The Security Offences (Special Measures) Act 2012 (Sosma) is "more dangerous" than the Internal Security Act 1960 (ISA) that it replaces, says Gerakan Mansuhkan ISA chairperson Syed Ibrahim Syed Noh.
This is because superficially, Sosma appears like an improvement over the ISA - but it is definitely not so.
Members of the public may see the 60-day period police can detain suspects reduced to 28 days, access to lawyers and the court and the fixing of an electronic tracking device on released suspects as improvements, he said.
"These look good, but Sosma hides some unhealthy things," Syed Ibrahim told a forum in Kuala Lumpur last night.
Among his complaints are that once the court acquits a person of an offence under Sosma, the public prosecutor can make an oral application to the court to detain the person further until all avenues of appeal have been exhausted.
Syed Ibrahim said this could be done without producing any further evidence and the court cannot deny the prosecutor's request.
Another panellist, human rights lawyer Edmund Bon ( left ), warned that Sosma has provisions to allow what he said would amount to secret trails.
These provisions allow the government and the attorney-general (AG) to withhold information deemed sensitive. Also, court trials can be held in camera (behind closed doors).
"That is very disconcerting because we do not know the criteria, and knowing how the government and the public prosecutors have acted so many times, we are very concerned whether a person charged can be properly defended in court," Bon said.
He said lawyers for the defence in criminal cases were already handicapped by the absence of pre-trial disclosure of the evidence gathered, whether such evidence would be beneficial or damaging to their clients.
"Lawyers defending an accused (in a criminal case) won't know what the case is about until the day they step into court. On top of that, we now have these problems with sensitive information and secret trials," Bon said
Syed Ibrahim also pointed out although under Sosma the home minister would no longer have the power to detain people, he would still be able to do it through the public prosecutor, who had to answer to the minister.
Another issue, Syed Ibrahim said, was that "security offence" was not properly defined. Further, the provision that no person shall be held for his political beliefs was not a sufficient safeguard.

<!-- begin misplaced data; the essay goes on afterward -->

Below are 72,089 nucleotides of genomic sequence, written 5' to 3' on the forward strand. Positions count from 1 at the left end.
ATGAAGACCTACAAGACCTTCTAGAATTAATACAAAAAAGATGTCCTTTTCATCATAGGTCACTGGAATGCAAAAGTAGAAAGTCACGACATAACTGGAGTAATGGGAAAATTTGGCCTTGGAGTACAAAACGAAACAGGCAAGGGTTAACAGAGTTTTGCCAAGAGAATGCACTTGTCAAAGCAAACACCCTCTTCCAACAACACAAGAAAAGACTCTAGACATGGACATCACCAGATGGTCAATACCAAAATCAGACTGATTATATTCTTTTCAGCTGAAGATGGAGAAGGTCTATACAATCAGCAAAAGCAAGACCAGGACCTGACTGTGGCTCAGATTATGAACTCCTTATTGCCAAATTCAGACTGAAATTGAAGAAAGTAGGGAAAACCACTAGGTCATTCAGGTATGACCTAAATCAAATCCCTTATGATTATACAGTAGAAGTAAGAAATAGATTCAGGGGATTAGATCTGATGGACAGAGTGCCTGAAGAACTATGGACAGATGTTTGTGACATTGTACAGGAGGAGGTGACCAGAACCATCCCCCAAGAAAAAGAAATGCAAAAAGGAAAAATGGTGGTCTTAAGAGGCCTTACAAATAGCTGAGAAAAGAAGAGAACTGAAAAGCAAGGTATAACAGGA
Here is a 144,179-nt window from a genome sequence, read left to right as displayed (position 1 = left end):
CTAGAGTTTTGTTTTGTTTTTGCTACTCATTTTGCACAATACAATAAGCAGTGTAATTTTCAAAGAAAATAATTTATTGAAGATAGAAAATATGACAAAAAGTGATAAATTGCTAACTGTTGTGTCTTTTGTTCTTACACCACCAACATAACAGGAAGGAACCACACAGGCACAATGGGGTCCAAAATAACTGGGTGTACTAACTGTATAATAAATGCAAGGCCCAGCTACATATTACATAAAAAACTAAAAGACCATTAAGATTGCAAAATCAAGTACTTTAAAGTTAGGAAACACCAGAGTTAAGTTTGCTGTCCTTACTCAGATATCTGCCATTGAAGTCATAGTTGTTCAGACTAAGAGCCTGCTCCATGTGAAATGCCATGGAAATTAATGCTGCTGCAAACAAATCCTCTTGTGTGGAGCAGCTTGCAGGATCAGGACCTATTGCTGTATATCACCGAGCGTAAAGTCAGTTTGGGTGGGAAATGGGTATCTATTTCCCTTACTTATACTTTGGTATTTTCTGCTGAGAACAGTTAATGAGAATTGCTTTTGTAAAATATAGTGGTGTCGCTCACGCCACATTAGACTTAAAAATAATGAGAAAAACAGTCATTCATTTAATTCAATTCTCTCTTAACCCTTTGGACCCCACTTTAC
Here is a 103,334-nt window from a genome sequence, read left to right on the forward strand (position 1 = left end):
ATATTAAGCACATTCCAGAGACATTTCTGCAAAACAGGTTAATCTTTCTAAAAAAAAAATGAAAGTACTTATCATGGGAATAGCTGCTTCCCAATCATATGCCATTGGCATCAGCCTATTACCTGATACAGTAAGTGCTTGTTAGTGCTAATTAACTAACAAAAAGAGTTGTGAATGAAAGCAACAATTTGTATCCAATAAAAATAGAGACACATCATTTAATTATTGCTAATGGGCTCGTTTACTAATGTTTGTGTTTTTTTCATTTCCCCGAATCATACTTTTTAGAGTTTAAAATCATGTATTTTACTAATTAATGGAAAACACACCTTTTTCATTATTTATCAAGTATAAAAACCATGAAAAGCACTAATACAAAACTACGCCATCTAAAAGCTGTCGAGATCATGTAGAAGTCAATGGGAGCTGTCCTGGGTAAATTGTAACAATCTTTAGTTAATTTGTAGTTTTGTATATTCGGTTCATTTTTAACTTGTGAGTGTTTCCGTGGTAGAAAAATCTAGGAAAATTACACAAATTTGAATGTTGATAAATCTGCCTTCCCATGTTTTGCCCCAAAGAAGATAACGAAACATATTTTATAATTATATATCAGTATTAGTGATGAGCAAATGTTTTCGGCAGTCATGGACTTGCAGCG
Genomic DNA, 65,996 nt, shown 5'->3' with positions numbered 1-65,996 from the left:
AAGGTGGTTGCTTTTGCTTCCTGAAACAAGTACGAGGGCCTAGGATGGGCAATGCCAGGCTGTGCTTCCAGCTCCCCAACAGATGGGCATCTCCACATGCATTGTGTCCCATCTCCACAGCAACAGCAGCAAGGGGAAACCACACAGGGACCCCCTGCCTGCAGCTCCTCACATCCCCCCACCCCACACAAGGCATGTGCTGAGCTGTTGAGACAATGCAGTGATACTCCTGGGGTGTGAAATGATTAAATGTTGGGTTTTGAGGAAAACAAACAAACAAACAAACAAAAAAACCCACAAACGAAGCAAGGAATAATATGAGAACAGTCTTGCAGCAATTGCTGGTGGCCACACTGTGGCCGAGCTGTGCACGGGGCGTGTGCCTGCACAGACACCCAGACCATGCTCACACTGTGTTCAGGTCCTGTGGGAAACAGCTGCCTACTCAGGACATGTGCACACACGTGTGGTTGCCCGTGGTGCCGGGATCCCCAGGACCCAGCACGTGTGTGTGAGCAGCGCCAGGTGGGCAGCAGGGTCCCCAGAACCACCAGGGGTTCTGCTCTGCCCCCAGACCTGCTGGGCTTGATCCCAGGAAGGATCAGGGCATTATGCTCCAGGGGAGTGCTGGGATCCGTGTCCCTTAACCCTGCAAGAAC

"It is all political when it comes to the definition of ‘security offences', since it is too broad," he said.
As an example, he said, was the detention of hundreds of Jemaah Islamiah members "as scapegoats" following the 9/11 attacks - merely to show that Malaysia was supporting US policy by combating terrorism.
Use of electronic monitoring devices
Syed Ibrahim said Sosma also provided for communications interception and the use of electronic monitoring devices by the authorities.
Bon said the use of electronic monitoring devices is a breach of fundamental human rights, though these may be used on those who have been convicted.
On the issue of the 28-day detention period allowed the police, Bon said this should not be at the absolute discretion of the police but, as a safeguard, should be under the purview of the court.
"All over the world where there is legislation similar to this, but it is the court that decides on detention, not the police.
"So the 60-day detention problem with the ISA is going to be the same problem under Sosma, even though it will be for 28 days, since detention is at the discretion of the police.
"From our research and the documentation, the most dangerous period is the period under police custody. That is when there are a lot of problems, from access to legal counsel to torture and forced confessions," Bon said.
Under the ISA, a person can be held for up to 60 days for police investigation, after which the home minister can sign a detention order to hold the person for a period of up to two years, which can be renewed if deemed necessary.
Under Sosma, the police can detain a person for up to 28 days, after which the person must be released or brought before a court.